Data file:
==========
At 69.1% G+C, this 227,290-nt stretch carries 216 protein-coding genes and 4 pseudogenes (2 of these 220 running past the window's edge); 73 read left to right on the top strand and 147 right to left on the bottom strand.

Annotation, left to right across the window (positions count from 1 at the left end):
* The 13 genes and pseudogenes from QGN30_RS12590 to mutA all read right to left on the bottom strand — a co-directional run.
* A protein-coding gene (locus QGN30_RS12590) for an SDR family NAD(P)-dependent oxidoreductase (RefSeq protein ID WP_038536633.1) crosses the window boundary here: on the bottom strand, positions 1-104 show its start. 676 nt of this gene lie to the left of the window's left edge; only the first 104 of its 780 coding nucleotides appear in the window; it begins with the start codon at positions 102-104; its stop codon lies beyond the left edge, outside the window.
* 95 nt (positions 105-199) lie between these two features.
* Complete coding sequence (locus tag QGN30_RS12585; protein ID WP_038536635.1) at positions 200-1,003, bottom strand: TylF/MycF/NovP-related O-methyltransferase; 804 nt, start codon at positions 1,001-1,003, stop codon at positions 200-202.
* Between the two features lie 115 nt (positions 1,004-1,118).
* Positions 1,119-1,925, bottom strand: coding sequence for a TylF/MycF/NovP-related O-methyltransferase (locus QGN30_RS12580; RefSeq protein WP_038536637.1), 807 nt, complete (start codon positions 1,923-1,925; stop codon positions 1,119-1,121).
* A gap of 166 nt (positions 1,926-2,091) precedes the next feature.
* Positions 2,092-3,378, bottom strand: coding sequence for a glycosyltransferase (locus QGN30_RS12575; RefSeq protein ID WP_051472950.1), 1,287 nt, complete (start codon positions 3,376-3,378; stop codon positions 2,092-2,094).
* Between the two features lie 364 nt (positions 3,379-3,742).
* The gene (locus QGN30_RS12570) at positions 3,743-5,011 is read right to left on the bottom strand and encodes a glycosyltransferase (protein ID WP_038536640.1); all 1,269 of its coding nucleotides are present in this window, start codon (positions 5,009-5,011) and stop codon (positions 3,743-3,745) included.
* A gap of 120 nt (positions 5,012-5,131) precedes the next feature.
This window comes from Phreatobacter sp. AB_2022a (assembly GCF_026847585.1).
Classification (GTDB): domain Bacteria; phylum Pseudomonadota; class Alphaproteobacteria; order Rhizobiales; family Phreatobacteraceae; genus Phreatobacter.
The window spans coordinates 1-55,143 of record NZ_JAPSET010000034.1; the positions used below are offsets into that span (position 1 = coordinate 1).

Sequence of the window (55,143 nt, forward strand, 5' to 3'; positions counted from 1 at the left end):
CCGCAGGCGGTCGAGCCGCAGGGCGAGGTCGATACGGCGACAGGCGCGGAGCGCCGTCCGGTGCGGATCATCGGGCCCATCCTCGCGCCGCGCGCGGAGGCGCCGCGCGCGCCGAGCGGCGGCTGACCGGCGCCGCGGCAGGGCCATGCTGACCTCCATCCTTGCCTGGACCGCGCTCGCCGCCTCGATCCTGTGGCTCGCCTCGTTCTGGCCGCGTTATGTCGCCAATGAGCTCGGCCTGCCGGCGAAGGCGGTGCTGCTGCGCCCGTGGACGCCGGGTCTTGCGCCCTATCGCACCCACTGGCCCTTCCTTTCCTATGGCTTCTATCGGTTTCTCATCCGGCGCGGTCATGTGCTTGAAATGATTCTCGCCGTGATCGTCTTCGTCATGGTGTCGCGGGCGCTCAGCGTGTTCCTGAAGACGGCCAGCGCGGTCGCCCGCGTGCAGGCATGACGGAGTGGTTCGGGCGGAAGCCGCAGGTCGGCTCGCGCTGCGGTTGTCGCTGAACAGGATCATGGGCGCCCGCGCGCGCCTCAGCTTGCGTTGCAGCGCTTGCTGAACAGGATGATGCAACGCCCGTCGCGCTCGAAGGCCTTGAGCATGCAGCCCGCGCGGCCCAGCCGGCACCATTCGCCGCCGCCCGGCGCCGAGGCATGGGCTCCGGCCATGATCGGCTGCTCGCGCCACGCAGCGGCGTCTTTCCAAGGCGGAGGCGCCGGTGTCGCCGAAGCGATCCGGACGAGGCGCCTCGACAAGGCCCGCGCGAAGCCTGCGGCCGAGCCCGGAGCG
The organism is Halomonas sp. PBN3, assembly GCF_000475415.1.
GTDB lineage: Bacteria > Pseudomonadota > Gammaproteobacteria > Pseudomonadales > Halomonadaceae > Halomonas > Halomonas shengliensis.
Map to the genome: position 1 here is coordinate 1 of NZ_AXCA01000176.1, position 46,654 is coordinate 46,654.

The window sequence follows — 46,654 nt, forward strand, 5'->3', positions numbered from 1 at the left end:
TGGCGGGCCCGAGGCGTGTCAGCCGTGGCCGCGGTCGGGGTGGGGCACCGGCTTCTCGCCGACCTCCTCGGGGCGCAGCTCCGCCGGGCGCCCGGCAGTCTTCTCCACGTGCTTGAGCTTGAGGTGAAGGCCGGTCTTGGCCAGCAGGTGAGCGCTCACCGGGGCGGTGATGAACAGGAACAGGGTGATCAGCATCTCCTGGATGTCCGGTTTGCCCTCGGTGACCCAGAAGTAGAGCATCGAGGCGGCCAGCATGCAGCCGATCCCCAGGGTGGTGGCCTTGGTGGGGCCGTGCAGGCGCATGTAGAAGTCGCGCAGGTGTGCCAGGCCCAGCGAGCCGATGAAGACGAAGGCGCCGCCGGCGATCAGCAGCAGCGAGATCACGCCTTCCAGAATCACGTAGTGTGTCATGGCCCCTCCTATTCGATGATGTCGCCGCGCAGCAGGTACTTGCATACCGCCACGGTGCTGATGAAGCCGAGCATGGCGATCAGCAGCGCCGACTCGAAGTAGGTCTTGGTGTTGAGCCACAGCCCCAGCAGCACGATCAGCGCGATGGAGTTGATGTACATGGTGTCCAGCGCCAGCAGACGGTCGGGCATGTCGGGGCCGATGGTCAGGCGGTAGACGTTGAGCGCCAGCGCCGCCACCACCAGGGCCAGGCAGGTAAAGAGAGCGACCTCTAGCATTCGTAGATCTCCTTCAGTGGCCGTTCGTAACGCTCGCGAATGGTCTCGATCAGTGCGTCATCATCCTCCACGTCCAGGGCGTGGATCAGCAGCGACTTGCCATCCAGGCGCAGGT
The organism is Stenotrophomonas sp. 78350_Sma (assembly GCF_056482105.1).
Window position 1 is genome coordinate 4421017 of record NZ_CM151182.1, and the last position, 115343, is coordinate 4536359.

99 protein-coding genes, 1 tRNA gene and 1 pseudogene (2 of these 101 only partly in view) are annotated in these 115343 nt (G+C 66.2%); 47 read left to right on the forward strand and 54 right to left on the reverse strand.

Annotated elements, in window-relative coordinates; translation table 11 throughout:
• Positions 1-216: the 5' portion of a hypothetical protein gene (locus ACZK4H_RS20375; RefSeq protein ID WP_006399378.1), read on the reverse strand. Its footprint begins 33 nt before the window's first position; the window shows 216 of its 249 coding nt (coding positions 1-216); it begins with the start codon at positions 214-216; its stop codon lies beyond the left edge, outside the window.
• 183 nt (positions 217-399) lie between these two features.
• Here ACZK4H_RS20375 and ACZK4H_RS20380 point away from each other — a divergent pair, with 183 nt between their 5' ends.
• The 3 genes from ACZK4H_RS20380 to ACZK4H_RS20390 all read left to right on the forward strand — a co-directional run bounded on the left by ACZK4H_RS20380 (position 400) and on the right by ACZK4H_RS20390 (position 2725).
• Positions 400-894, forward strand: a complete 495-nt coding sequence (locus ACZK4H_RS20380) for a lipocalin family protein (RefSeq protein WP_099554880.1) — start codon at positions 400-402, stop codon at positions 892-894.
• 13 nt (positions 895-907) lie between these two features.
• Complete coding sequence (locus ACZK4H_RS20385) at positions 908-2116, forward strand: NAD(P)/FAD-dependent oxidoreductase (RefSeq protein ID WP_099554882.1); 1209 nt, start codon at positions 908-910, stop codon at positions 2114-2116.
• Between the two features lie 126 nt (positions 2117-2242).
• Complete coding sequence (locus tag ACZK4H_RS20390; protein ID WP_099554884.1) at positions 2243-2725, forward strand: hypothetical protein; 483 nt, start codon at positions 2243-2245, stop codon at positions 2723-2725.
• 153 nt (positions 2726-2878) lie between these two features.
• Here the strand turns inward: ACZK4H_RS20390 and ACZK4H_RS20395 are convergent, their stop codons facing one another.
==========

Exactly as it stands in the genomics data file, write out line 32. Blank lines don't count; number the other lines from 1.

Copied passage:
• Positions 400-894, forward strand: a complete 495-nt coding sequence (locus ACZK4H_RS20380) for a lipocalin family protein (RefSeq protein WP_099554880.1) — start codon at positions 400-402, stop codon at positions 892-894.